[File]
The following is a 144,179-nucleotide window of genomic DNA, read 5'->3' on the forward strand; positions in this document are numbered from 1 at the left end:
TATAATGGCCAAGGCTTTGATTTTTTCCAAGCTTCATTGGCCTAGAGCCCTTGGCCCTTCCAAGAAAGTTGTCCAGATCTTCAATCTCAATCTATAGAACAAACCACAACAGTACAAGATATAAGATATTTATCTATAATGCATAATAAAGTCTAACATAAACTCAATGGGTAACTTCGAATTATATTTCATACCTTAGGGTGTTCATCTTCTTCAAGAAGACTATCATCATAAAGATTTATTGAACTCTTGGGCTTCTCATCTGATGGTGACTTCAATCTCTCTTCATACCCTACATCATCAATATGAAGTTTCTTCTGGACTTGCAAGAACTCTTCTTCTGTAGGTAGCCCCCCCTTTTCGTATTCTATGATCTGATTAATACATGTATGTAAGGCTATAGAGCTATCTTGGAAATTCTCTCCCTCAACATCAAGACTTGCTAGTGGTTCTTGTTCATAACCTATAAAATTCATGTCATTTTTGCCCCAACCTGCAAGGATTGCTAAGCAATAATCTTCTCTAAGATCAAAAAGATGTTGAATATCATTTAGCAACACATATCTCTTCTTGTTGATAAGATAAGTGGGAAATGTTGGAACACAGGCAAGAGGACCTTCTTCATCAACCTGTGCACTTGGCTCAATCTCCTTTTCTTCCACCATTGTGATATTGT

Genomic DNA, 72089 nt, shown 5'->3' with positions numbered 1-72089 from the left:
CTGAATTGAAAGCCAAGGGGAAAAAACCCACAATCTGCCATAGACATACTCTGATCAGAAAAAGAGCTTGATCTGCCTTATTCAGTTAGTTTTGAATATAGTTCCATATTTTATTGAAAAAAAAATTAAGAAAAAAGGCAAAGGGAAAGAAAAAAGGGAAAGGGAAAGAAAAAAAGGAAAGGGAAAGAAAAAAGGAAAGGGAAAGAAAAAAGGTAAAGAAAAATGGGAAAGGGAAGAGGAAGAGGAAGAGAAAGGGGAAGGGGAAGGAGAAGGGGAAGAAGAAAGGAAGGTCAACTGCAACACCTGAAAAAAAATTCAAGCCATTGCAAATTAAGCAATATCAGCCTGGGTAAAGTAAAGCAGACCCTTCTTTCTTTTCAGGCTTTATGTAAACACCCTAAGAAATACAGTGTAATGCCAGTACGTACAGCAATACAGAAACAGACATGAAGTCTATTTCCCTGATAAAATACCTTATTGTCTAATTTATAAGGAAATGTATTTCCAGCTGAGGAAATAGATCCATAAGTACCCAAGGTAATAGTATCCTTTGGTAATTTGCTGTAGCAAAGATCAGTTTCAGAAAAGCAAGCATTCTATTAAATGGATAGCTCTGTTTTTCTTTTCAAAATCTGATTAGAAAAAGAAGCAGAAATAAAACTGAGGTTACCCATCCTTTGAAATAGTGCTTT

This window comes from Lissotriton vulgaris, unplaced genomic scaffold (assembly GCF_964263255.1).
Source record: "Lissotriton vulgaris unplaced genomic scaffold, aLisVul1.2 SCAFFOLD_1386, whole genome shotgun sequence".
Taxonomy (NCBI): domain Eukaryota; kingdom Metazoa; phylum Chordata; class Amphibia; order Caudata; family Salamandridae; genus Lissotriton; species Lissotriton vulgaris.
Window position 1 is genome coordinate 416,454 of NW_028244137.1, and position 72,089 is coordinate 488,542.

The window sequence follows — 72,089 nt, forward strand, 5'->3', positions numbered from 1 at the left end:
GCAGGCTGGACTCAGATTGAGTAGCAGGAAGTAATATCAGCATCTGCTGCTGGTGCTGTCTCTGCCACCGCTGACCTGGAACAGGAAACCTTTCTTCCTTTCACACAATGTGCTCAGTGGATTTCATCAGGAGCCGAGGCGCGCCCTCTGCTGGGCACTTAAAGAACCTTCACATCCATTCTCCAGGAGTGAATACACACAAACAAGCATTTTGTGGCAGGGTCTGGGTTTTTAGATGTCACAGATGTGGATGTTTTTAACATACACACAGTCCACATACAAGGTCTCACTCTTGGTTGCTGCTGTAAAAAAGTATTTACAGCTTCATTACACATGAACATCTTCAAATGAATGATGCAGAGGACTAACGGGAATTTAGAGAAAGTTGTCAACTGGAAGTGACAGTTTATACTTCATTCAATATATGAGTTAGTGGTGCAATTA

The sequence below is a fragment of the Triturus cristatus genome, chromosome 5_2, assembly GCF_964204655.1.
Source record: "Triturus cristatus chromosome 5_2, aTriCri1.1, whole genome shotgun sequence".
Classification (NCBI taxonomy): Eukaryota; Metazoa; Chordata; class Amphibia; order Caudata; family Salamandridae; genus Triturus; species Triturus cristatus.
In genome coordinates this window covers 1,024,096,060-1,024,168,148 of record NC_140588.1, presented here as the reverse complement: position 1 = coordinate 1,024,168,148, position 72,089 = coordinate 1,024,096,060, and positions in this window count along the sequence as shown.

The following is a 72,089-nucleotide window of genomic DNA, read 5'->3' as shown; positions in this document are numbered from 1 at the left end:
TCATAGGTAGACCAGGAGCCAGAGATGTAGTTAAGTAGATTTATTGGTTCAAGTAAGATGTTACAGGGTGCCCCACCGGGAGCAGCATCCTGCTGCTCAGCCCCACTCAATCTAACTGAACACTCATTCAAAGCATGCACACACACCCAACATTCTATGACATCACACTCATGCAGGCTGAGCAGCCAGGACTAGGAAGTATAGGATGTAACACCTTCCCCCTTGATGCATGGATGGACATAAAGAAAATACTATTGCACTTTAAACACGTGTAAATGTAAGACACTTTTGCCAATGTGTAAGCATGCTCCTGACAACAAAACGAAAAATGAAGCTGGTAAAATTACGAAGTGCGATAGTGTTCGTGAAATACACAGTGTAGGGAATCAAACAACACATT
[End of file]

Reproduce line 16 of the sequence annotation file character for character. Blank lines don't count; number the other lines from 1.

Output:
TCATAGGTAGACCAGGAGCCAGAGATGTAGTTAAGTAGATTTATTGGTTCAAGTAAGATGTTACAGGGTGCCCCACCGGGAGCAGCATCCTGCTGCTCAGCCCCACTCAATCTAACTGAACACTCATTCAAAGCATGCACACACACCCAACATTCTATGACATCACACTCATGCAGGCTGAGCAGCCAGGACTAGGAAGTATAGGATGTAACACCTTCCCCCTTGATGCATGGATGGACATAAAGAAAATACTATTGCACTTTAAACACGTGTAAATGTAAGACACTTTTGCCAATGTGTAAGCATGCTCCTGACAACAAAACGAAAAATGAAGCTGGTAAAATTACGAAGTGCGATAGTGTTCGTGAAATACACAGTGTAGGGAATCAAACAACACATT